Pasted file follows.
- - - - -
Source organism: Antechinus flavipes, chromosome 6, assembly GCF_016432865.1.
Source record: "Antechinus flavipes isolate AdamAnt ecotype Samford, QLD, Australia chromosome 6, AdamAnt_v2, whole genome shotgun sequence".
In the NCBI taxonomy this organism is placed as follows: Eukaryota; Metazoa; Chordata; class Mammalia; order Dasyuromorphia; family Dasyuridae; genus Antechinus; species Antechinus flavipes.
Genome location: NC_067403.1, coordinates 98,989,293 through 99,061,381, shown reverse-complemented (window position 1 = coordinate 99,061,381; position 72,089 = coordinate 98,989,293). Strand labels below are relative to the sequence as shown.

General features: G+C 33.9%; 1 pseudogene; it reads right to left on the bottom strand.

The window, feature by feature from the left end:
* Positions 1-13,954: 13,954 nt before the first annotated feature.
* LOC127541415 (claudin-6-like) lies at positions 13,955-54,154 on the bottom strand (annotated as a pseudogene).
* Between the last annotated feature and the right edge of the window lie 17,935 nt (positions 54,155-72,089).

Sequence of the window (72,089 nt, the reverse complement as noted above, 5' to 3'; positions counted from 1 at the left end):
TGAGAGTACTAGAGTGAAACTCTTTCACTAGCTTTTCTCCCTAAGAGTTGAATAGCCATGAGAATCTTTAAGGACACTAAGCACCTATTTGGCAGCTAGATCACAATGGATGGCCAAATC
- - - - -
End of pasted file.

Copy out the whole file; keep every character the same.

Source organism: Antechinus flavipes, chromosome 6, assembly GCF_016432865.1.
Source record: "Antechinus flavipes isolate AdamAnt ecotype Samford, QLD, Australia chromosome 6, AdamAnt_v2, whole genome shotgun sequence".
In the NCBI taxonomy this organism is placed as follows: Eukaryota; Metazoa; Chordata; class Mammalia; order Dasyuromorphia; family Dasyuridae; genus Antechinus; species Antechinus flavipes.
Genome location: NC_067403.1, coordinates 98,989,293 through 99,061,381, shown reverse-complemented (window position 1 = coordinate 99,061,381; position 72,089 = coordinate 98,989,293). Strand labels below are relative to the sequence as shown.

General features: G+C 33.9%; 1 pseudogene; it reads right to left on the bottom strand.

The window, feature by feature from the left end:
* Positions 1-13,954: 13,954 nt before the first annotated feature.
* LOC127541415 (claudin-6-like) lies at positions 13,955-54,154 on the bottom strand (annotated as a pseudogene).
* Between the last annotated feature and the right edge of the window lie 17,935 nt (positions 54,155-72,089).

Sequence of the window (72,089 nt, the reverse complement as noted above, 5' to 3'; positions counted from 1 at the left end):
TGAGAGTACTAGAGTGAAACTCTTTCACTAGCTTTTCTCCCTAAGAGTTGAATAGCCATGAGAATCTTTAAGGACACTAAGCACCTATTTGGCAGCTAGATCACAATGGATGGCCAAATC